US accuses China’s leadership over Ukraine, delivers new sanctions warning By Reuters

BRUSSELS (Reuters) – The United States on Wednesday accused China’s leadership of supporting Russia’s war in Ukraine and warned that Beijing could face further sanctions in response from the United States and other NATO countries.

Speaking to reporters on a visit to Brussels, U.S. Deputy Secretary of State Kurt Campbell said there was an urgent need for European and NATO countries “to send a collective message of concern to China about its actions, which we view are destabilizing in the heart of Europe.”

The Biden administration has stepped up warnings about China’s support for Russia and issued an executive order in December that threatened sanctions on financial institutions helping Russia skirt Western sanctions.

Campbell said he had briefed NATO’s main political decision-making body, the North Atlantic Council (NAC), about U.S. concerns on Tuesday.

He said Chinese support was helping Moscow reconstitute elements of its military, including long-range missile, artillery and drone capabilities, and its ability to track battlefield movements.

“What we’ve seen from China to Russia is not a one-off or a couple of rogue firms involved in supporting Russia,” Campbell said. “This is a sustained, comprehensive effort that is backed up by the leadership in China that is designed to give Russia every support behind the scenes.”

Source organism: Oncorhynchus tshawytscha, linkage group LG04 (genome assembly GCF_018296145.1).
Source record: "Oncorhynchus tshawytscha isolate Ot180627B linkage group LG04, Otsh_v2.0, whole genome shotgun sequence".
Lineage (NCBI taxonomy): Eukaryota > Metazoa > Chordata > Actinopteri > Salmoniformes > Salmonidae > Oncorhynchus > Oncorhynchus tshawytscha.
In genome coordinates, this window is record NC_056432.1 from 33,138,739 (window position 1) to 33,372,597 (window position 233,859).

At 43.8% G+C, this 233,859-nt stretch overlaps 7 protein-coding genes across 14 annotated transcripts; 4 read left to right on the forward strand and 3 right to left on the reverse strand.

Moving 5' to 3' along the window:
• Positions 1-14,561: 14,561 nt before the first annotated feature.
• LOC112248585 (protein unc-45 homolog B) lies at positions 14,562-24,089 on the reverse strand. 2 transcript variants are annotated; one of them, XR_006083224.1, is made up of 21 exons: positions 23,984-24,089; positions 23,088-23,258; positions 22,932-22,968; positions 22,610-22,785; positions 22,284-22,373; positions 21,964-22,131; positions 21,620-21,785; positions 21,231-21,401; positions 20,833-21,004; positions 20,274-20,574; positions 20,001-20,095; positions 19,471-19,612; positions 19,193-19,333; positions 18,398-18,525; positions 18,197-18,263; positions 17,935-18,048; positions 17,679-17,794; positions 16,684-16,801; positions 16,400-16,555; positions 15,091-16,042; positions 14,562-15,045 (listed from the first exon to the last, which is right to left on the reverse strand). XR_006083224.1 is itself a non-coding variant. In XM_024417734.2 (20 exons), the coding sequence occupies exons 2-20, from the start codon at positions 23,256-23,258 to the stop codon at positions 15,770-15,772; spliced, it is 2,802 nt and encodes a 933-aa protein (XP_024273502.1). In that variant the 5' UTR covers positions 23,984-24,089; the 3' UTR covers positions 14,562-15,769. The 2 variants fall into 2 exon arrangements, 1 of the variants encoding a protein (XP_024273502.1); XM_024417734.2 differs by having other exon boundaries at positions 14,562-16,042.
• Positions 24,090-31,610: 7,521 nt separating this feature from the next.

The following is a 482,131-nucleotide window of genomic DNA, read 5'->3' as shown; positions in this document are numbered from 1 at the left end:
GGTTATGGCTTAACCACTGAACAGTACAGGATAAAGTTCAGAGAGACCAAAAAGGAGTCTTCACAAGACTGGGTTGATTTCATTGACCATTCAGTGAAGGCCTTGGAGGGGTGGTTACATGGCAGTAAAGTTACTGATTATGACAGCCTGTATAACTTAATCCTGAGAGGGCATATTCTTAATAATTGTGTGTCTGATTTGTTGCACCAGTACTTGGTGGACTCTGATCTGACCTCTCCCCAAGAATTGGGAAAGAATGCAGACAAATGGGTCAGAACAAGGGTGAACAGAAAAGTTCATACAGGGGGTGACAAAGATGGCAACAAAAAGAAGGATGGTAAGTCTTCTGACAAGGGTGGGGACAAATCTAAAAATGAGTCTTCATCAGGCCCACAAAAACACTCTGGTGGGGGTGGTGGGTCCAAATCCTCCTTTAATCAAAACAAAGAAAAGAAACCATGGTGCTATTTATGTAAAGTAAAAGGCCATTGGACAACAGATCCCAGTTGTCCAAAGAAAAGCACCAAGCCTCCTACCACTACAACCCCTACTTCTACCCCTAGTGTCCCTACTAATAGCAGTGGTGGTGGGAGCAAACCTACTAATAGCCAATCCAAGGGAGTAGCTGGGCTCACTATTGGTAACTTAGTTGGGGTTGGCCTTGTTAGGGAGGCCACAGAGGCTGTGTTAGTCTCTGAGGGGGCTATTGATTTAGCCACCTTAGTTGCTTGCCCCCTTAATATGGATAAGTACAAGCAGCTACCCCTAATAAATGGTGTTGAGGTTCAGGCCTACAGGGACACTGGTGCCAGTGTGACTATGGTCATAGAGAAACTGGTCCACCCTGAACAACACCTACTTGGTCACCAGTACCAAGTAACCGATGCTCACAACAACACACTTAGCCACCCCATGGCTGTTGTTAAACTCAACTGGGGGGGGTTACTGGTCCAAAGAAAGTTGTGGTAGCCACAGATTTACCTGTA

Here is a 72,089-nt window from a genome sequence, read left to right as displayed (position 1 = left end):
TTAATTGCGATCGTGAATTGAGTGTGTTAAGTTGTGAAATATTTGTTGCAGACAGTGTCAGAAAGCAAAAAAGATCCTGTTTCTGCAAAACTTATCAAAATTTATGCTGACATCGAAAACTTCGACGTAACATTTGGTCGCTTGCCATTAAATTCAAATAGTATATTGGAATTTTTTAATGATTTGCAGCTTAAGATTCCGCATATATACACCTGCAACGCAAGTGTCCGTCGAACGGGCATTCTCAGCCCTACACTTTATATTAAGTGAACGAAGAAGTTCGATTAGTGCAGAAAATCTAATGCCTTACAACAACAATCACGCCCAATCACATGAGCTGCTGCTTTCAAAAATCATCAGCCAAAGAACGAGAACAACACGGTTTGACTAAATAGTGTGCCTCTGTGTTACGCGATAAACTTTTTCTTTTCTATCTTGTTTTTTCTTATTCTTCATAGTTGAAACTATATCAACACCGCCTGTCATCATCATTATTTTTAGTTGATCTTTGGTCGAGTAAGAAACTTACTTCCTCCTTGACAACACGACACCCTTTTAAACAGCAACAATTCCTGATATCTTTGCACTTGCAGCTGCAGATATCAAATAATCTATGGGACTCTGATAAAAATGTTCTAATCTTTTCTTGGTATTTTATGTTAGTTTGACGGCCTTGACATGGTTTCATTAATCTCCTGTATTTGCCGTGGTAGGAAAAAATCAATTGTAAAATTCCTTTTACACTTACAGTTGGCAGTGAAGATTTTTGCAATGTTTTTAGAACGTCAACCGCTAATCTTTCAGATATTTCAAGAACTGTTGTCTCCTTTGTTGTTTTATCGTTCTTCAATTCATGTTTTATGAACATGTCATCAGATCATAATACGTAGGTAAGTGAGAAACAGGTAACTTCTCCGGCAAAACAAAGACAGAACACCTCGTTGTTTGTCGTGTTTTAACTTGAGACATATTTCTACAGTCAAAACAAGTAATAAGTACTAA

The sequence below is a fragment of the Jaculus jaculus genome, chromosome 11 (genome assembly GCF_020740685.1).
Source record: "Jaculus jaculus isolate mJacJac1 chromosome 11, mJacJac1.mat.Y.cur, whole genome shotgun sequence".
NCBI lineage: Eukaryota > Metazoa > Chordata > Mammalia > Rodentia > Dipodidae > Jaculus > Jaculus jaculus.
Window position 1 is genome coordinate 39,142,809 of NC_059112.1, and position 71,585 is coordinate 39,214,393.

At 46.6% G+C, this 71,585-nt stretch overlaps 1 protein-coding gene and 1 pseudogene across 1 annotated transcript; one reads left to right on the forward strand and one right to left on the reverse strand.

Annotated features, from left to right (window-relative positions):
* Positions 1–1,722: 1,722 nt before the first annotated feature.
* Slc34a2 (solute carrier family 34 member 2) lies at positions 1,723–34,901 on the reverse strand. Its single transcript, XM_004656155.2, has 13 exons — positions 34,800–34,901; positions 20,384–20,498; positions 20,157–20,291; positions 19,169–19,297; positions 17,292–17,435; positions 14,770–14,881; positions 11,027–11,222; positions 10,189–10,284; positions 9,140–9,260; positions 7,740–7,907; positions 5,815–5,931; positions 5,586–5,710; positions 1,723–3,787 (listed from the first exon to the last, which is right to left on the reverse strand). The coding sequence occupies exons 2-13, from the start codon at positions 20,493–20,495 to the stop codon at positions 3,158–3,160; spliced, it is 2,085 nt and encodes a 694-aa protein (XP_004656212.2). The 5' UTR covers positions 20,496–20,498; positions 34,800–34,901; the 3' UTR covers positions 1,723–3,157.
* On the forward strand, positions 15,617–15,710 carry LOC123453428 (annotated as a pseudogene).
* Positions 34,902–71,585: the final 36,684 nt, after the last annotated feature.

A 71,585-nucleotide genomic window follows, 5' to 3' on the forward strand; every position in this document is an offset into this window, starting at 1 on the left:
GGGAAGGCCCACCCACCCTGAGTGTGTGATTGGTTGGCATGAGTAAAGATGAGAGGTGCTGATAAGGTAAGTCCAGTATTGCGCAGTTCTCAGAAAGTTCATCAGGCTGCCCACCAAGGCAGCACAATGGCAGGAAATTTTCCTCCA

Campbell said the Chinese actions had created capacities for Russia not only on the battlefield in Ukraine, but to be “able to pose a strategic challenge to others in Europe.

“We see this as a matter of utmost urgency,” he said.

Campbell noted that in response to China’s actions Europe and the United States had already imposed “sanctions in certain cases” and added: “I would expect that the United States and countries in NATO will take subsequent steps.”

Last month the U.S. imposed sanctions on 20 companies based in China and Hong Kong, following repeated warnings from Washington about China’s support for Russia’s military.

After those steps China’s embassy in Washington said Beijing oversees the export of dual-use articles in accordance with laws and regulations and that normal trade and economic interactions between China and Russia were in line with World Trade Organization rules and market principles.

Campbell declined to detail what the subsequent steps might be, but said: “I think the view is that we will need to send a clear, unambiguous signal to Beijing that such steps that China is undertaking are dangerous to the long-term stability in Europe.”

On Tuesday, White House Deputy National Security Adviser for International Economics Daleep Singh said the U.S. and its partners were prepared to use sanctions and export controls to prevent China-Russia trade that threatens their security amid the Ukraine war.

In a speech in Berlin on Friday, U.S. Deputy Treasury Secretary Wally Adeyemo is expected to call for further action to stem Russia’s sanctions evasion and deliver a warning on China’s role, highlighting the December executive order.

In April, a U.S. official told Reuters that Washington had preliminarily discussed sanctions on some Chinese banks but did not yet have a plan to implement such measures.

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